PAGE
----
Last week I did a repost by Jason Wire on MatadorNetwork listing 20 awesomely untranslatable words from around the world. Since it garnered so much interest, I wanted to revisit the idea and do a little research to come up with a new list of untranslatable words, this time for English.
HERE ARE A FEW examples of ‘lacunas’ whose roots may have derived from other languages, but are inherently 100% English.
Something of tawdry design, appearance, or content created to appeal to popular or undiscriminating taste.
Taken from the German word meaning “trash”, leave it to Americans to come up with a new meaning for the word that describes an American taste all its own. So all those velvet Elvis Presley pictures, inflatable neon green lawn chairs and Back Street Boys throw pillow covers with matching curtains are kitsch?? Yup, I’m afraid so. (dictionary.com)
Originally a canned meat-product brand name derived from sp(iced) + (h)am, the term ‘spam’ has come to take on an additional meaning that describes disruptive messages, especially commercial messages posted on a computer network or sent as e-mail. Since the internet is an American invention, it seems appropriate that an All-American product like SPAM should be the catalyst for such a by-product. Of course, America is famous for its processed foods, unlike a lot of other countries, so that probably adds to the difficulty of translating this word properly.
Meaning nonsense or senseless chatter, Poppycock originated in the 1840’s in America. Probably derived from the Dutch dialect pappekak, meaning “soft dung”. The word ‘poppycock’ itself is an autological word (or autonym), whereas it is an example of its definition, making it quite difficult to translate.
Meaning an aptitude for making desirable discoveries by accident; good luck or fortune. Serendipity originated from a Persian fairytale, The Three Princes of Serendip, and was coined by English art historian Horace Walpole. In the fairytale, the heroes possess this gift. (dictionary.com)
A British term, Bumf is a slang word for ‘toilet paper’ which originated in 1885-90 from ‘Bumfodder‘. This slang took on an additional meaning to define superfluous amounts of paperwork, popularly used by British schoolboys. (dictionary.com)
Slang for expensive and flashy jewelry, clothing, or other possessions or the flaunting of such possessions or the flashy lifestyle associated with it. Originating in rap culture, the word is an onomatopoeia, a sound suggestive of the glitter of jewels and precious metals.(dictionary.com)
Meaning capricious humor or disposition; extravagant, fanciful, or an excessively playful expression. Originating in the 16th century from another nonsense word, ‘whim-wham’ which means generally the same thing.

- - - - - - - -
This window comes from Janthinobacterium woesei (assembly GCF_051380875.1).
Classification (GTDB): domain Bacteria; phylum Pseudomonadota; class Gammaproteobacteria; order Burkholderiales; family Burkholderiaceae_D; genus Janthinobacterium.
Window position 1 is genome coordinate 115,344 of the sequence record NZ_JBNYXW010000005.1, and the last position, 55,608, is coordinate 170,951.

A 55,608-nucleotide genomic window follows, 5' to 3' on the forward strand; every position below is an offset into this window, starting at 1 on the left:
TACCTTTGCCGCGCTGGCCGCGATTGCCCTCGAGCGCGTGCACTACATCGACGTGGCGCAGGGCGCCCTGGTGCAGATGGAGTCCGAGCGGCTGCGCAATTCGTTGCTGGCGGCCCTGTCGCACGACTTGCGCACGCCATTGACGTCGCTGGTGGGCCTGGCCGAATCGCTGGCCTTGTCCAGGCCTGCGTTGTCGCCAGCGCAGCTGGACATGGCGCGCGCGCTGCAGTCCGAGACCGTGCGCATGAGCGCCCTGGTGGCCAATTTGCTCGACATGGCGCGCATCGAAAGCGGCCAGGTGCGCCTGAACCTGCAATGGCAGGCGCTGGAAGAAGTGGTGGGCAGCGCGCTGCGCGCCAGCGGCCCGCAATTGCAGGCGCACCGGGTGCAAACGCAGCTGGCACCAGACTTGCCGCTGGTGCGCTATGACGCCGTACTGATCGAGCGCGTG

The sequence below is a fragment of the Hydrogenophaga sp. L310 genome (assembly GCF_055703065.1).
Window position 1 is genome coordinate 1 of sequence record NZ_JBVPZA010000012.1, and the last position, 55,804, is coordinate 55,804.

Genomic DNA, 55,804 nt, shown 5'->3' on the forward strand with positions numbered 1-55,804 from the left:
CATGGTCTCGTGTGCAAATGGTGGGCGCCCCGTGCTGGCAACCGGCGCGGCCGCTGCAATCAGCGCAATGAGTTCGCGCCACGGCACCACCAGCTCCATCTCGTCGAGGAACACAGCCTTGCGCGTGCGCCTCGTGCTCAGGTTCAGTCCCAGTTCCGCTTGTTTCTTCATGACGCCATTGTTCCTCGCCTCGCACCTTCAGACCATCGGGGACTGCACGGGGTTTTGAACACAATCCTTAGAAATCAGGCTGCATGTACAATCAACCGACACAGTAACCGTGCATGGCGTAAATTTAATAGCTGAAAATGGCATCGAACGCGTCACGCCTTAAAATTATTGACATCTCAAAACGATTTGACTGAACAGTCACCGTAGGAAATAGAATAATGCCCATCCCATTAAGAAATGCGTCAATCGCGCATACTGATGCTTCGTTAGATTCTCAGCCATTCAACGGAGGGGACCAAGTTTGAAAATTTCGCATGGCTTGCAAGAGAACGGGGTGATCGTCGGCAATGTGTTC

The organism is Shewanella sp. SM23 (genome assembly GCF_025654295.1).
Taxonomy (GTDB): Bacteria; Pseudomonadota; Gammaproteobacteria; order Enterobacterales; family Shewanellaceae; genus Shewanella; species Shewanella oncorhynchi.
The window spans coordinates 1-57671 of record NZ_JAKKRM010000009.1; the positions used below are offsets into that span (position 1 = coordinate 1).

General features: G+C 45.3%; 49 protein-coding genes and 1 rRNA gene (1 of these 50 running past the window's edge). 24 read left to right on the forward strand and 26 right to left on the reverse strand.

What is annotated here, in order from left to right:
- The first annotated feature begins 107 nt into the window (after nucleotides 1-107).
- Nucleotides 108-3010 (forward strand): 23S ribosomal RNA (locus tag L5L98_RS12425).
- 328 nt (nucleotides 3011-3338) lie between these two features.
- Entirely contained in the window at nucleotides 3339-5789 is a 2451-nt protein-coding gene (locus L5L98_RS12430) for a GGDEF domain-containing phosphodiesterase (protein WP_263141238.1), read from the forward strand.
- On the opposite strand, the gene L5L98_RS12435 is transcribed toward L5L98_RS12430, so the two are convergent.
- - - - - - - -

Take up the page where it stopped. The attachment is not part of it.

Language characterized by circumlocution and jargon, usually hard to understand. Ex. The gobbledegook of government reports. First used by U.S. Rep. Maury Maverick, D.-Texas, (1895-1954), a grandson of the original maverick (q.v.) and chairman of U.S. Smaller War Plants Corporation during World War II. First used in a memo dated March 30, 1944, banning “gobbledygook language” and mock-threateaning, “anyone using the words activation or implementation will be shot.” Maverick said he made up the word in imitation of turkey noise. When trying to explain the politics of American government, oftentimes, made-up words are the only way to do so. (dictionary.com)
Actually determined to be THE most untranslatable word in the English language according to a survey that was conducted by Today Translations, a London-based translation and interpreting agency, which asked a thousand of its linguists across the world to nominate the words that they found hardest to translate. The word refers to a person, especially a diplomatic agent, invested with full power or authority to transact business on behalf of another. I’m not exactly sure why this word is so untranslatable, as there are so many synonyms in English (emissary, envoy, etc.), and I would think every country would have a plenipotentiary to call their very own. However, you can’t argue with London-based study. They invented the English language afterall!
Despite the Today Translations survey, I had to reserve the number one spot for this word. Supercalifragilisticexpialidocious is used as a nonsense word by children to express approval or to represent the longest word in English. This word was made famous from song in 1964 Disney movie version of “Mary Poppins“, but was in existence prior to the movie.
Source: Today Translations, London http://www.todaytranslations.com/press-room/26/most-untranslatable-word